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Old 10-29-2013, 07:35 AM   #83113
tlmaffucci
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Location: North Carolina
Oddometer: 254
I've never changed a tube on a motorcycle before. What is the basic process? Just so I'm not lost when I have to do it myself. Is it really as hard as y'all make it sound? Is this a good tool for the job?

http://www.motionpro.com/motorcycle/partno/08-0519/

Should I also get a tire iron? Would this be sufficiant tools for the job.
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Old 10-29-2013, 07:44 AM   #83114
Foot dragger
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Joined: Dec 2006
Location: chico,just below rag dump(nor-cal)
Oddometer: 12,899
Quote:
Originally Posted by Mambo Dave View Post
Either of you happen to have a GOPro or video cam to put your methods up on YouTube?
Dave.......rope wrapped grips? I wear X-Large gloves due to freakishly long fingers.
I dont even like large-ish diameter grips as they make the bike feel clumsy.

How the hell do you hang on with grips that size? Ive never in 40 some years of riding seen grips wrapped with rope or even venetian blind twine.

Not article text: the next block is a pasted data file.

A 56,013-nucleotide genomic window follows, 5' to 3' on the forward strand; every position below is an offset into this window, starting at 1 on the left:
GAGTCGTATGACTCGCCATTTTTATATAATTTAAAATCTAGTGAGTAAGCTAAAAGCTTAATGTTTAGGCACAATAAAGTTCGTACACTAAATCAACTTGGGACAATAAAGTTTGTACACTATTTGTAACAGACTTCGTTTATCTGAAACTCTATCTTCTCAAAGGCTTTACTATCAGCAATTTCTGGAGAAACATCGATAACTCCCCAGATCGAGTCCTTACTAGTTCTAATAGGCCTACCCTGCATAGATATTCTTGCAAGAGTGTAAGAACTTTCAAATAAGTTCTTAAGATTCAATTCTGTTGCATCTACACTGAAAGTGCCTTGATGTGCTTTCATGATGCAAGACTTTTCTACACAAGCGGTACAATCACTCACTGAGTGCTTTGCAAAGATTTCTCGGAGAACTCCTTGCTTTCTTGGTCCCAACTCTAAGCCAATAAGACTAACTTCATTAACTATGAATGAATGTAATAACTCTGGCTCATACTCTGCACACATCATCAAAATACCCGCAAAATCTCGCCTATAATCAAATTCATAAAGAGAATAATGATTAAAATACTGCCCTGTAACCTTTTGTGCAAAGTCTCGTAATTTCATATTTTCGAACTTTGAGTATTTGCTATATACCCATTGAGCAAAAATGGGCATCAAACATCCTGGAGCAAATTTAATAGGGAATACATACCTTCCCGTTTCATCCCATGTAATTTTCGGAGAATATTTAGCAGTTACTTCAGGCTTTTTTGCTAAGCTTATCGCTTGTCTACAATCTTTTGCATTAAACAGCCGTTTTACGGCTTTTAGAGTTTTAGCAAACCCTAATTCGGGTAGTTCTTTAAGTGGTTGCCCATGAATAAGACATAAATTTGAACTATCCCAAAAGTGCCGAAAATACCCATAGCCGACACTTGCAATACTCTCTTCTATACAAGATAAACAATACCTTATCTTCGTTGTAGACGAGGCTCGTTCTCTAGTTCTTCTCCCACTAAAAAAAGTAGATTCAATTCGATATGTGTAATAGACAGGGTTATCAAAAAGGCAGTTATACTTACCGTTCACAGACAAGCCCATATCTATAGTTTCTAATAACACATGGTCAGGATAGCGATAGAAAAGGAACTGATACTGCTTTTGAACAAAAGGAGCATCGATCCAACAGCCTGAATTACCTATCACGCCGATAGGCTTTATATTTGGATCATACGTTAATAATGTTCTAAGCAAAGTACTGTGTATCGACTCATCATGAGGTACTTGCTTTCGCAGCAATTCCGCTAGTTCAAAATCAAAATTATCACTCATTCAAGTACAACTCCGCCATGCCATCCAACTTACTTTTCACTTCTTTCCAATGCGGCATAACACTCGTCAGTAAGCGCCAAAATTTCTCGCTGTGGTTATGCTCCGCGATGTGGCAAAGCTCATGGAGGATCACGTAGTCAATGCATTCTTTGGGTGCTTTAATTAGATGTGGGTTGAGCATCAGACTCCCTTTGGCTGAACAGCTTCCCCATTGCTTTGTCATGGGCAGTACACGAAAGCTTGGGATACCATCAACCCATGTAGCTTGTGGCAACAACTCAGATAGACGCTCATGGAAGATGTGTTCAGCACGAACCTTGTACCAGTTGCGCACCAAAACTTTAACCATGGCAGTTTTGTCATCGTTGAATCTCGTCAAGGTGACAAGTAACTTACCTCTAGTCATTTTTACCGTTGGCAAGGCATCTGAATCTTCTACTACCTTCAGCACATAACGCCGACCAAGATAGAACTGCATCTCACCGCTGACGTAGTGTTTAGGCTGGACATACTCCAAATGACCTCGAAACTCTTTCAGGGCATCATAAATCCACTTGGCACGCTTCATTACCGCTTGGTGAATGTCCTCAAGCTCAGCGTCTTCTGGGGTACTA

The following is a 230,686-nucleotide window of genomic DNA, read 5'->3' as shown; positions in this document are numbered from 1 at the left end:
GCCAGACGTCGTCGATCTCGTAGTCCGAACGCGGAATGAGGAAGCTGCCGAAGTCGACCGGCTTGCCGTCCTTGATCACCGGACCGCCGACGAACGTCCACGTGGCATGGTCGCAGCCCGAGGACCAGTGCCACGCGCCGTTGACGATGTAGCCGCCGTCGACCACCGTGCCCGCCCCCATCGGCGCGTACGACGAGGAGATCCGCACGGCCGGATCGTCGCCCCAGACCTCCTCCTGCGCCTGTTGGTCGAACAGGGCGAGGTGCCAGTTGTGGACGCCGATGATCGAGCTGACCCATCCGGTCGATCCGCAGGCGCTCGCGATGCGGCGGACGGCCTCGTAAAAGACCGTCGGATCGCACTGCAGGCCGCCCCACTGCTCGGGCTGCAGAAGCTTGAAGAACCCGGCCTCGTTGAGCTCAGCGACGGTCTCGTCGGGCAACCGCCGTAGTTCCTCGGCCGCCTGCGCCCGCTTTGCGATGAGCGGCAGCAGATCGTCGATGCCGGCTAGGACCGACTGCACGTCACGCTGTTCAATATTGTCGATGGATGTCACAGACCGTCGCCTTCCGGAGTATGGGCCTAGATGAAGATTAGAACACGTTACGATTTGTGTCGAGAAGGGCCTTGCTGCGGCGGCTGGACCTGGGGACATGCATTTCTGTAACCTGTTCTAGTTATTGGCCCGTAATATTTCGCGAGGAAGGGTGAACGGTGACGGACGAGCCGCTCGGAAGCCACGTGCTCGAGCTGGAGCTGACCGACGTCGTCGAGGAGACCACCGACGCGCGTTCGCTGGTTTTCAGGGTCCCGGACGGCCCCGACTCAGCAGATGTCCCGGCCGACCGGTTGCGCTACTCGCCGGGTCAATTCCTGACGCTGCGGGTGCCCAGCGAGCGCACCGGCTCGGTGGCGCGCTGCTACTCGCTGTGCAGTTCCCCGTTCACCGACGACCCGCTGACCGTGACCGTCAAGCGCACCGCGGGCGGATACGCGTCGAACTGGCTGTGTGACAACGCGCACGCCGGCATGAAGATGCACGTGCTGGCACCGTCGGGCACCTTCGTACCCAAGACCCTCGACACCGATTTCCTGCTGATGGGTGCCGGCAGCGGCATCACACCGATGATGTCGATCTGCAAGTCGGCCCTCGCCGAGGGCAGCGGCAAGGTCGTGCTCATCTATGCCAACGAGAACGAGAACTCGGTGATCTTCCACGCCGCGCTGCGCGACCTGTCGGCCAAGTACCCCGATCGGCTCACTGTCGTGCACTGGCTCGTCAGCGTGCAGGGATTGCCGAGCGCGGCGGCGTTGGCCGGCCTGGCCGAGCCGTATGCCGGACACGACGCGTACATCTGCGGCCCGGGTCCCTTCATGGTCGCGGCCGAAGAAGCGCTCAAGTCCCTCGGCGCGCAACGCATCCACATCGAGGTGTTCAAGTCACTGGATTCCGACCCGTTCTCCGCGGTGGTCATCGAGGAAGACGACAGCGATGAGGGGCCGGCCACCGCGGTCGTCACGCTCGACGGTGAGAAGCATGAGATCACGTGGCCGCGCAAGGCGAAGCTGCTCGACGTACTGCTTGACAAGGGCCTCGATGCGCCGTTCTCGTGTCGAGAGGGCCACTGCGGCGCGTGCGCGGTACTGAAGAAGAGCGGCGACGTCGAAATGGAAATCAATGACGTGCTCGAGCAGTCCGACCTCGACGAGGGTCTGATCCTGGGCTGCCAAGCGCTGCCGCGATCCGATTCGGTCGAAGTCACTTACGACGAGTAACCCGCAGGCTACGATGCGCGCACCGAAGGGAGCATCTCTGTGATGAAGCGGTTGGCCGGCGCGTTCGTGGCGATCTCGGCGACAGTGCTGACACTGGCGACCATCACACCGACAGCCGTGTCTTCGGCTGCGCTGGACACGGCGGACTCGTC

Except yours of course.
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Old 10-29-2013, 07:46 AM   #83115
Foot dragger
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Joined: Dec 2006
Location: chico,just below rag dump(nor-cal)
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Quote:
Originally Posted by tlmaffucci View Post
I've never changed a tube on a motorcycle before. What is the basic process? Just so I'm not lost when I have to do it myself. Is it really as hard as y'all make it sound? Is this a good tool for the job?

http://www.motionpro.com/motorcycle/partno/08-0519/

Should I also get a tire iron? Would this be sufficiant tools for the job.
You may want to start with an ADV tire changing thread,all will be revealed. Its harder then some things on bikes.